In our discussion so far, state (17) is separable and hence shows no quantum correlations. This is no longer the case when the input state to Eq. (17) is entangled. In this situation, we may write the input state, e.g., for the case of a type-I downconverted photon pair as
where the symmetric coefficient matrix stems from the decomposition of the two-photon wavefunction in the eigenbasis of the FC process [Eq. (16)]. A similar calculation to before yields
Hence, the Raman correlation function in this case is again controlled by the FC process as described by the coefficients rk. However, it further depends on the two-photon wavefunction and hence on the entanglement of the two photons. The Raman measurement contains information on the nonseparability of state (17), which is missed by the two-photon counting measurements [see Eq. (18)].
To conclude, we have proposed that Raman measurements provide a tool for the characterization of the quantum state of multimode light and demonstrated that it offers complementary information content to the well-established photon counting formalism. As an example, we demonstrated how the multimode structure in a quantum state of light created by a frequency conversion process may be detected. We envision that such measurements might be particularly interesting for multimode, broadband fields considered here, where direct quantum state tomography becomes prohibitively expensive.
Our results point out the potential of nonlinear optical signals in the quantum regime as photon detectors: By replacing the two-level atoms of Glauber’s theory with more complex level detectors, additional information on the quantum state of the light may be extracted. The full extent to this approach to the characterization of multimode light fields has yet to be explored. The present formalism based on a quantum state that is generated as the result of χ(2) nonlinear frequency conversion. For optical wavelengths of the fields A and B, the pump must be in the IR regime to facilitate the phase-matching. This, in principle, is limiting the spectral resolution and the degree of frequency correlations that are governed by σp. An alternative approach can utilize the χ(3) nonlinearity in the four-wave-mixing conversion process.38 This way all four fields are in the optical regime and the corresponding degree of correlations can be maintained with higher precision than in the χ(2) case.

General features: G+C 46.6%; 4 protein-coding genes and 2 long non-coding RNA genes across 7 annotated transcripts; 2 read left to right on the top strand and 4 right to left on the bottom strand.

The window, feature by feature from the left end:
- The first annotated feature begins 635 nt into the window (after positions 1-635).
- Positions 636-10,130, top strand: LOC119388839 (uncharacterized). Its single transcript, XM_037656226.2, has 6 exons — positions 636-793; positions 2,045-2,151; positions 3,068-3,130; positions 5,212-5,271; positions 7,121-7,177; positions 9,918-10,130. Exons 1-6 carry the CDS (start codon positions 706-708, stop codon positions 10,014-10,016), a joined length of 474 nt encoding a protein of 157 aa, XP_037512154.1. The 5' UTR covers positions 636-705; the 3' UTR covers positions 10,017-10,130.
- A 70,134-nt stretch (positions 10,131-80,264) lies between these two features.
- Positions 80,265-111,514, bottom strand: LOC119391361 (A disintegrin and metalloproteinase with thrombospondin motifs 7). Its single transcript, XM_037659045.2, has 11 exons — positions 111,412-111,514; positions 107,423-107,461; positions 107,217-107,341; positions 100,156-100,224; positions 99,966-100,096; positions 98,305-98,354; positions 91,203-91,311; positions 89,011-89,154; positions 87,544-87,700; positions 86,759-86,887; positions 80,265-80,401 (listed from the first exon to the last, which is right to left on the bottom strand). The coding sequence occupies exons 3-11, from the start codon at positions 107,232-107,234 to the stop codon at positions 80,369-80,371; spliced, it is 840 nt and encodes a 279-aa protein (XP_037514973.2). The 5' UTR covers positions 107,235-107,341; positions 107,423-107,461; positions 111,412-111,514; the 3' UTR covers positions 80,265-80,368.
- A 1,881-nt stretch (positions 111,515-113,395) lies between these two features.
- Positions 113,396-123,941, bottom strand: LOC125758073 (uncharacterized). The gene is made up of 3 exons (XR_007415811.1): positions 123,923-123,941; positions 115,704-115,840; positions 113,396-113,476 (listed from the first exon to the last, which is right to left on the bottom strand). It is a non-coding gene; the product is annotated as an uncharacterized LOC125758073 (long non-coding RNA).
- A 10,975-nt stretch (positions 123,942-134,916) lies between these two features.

Conversely, the discussion of quantum properties of light in Raman transitions opens the possibility of exploiting quantum correlations in Raman spectroscopy. A connection should be established to older investigations into the role of photon fluctuations in stimulated Raman processes.32–34 The output state (17) obtained from an entangled input state (21) could be understood as an entangled state of a photon with a photon hole,35,36 and our result shows that such entanglement is reflected in Raman measurements. Future work will explore how these correlations may be tailored to control spectroscopic signals.37
F.S. acknowledges support from the Cluster of Excellence “Advanced Imaging of Matter” of the Deutsche Forschungsgemeinschaft (DFG)—EXC 2056—Project No. 390715994. K.E.D. gratefully acknowledges the support from the National Science Foundation of China (Grant No. 11934011), the Zijiang Endowed Young Scholar Fund, East China Normal University, and the Overseas Expertise Introduction Project for Discipline Innovation (Grant Nos. 111 Project and B12024). S.M. gratefully acknowledges the support of the National Science Foundation through Grant No. CHE-1953045 and the U.S. Department of Energy, Office of Science, Office of Basic Energy Sciences, under Award No. DE-FG02-04ER1557 which also supported visits by K.E.D. to the University of California, Irvine.
The data that support the findings of this study are available within the article.